"Participation Is Fun and Empowering": A Participatory Approach to Co-Design a Cultural Art Program for Older Chinese at Risk of Depression in Hong Kong

Tianyin Liu, Rachel Chan, Crystal Yeung, Ling Cheun Bianca Lee, Tristan Nga Chee Chan, Keturah Welton, Terry Yat Sang Lum, Gloria Hoi Yan Wong

Research output: Journal article publicationJournal articleAcademic researchpeer-review

2 Citations (Scopus)


Background and Objectives: Internalized ageism and stigma of mental illness may disempower older people and impede help-seeking among those at risk of depression. Arts are deemed enjoyable, stigma-free, and conducive to mental health, and a participatory approach can engage and empower potential service users. This study aimed to co-design a cultural art program and test its feasibility in empowering older Chinese people in Hong Kong and preventing depression. Research Design and Methods: Adopting a participatory approach and guided by the Knowledge-to-Action framework, we co-designed a 9-session group art program using Chinese calligraphy as the channel for gaining emotional awareness and facilitating expression. The iterative participatory co-design process engaged 10 older people, 3 researchers, 3 art therapists, and 2 social workers through multiple workshops and interviews. We tested the program's acceptability and feasibility in 15 community-dwelling older people at risk of depression (mean age = 71.6). Mixed methods were used, including pre- and postintervention questionnaires, observation, and focus groups. Results: Qualitative findings suggest the feasibility of the program, and quantitative findings indicated its effects in increasing empowerment (t(14) = 2.82, p <. 05), but not in other mental health-related measurements. Participants reflected that active participation and learning new art skills were fun and empowering, arts enabled them to gain insight into and express deeper feelings, and groups with peers made them feel relatable and accepted. Discussion and Implications: Culturally appropriate participatory arts groups can effectively promote empowerment in older people, and future research should balance eliciting meaningful personal experiences and measurable changes.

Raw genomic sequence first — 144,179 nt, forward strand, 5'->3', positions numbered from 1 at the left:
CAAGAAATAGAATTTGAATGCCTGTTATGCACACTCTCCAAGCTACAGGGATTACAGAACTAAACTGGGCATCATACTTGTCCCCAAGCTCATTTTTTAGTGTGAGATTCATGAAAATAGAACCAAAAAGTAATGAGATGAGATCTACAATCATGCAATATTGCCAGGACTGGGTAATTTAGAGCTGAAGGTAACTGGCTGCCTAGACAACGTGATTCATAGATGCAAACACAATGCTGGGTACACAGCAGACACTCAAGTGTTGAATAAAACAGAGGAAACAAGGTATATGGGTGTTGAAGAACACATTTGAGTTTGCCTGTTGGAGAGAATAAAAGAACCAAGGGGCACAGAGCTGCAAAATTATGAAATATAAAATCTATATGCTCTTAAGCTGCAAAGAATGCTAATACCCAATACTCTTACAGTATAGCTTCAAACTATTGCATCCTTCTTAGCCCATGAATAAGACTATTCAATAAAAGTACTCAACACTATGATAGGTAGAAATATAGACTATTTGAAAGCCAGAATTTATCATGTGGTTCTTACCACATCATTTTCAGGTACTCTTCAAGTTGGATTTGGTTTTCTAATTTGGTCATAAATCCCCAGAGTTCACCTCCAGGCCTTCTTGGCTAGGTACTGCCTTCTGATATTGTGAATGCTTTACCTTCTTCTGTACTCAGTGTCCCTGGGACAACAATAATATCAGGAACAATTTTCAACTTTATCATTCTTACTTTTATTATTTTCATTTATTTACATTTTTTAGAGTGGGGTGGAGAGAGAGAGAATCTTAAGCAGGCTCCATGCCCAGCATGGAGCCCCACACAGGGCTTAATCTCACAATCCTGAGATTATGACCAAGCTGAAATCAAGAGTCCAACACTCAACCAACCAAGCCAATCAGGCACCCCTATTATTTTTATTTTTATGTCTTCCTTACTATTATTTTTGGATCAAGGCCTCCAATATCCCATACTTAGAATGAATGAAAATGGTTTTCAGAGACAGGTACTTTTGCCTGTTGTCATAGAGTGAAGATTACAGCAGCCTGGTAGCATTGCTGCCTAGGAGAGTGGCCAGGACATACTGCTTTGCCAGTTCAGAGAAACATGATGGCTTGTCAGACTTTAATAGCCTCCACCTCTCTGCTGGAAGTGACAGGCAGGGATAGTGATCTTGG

Original languageEnglish
Article numberigad041
JournalInnovation in Aging
Issue number5
Publication statusPublished - May 2023


  • Arts-based intervention
  • Creativity
  • Mental health
  • Self-stigma
  • Visual arts

ASJC Scopus subject areas

  • Health(social science)
  • Health Professions (miscellaneous)
  • Life-span and Life-course Studies


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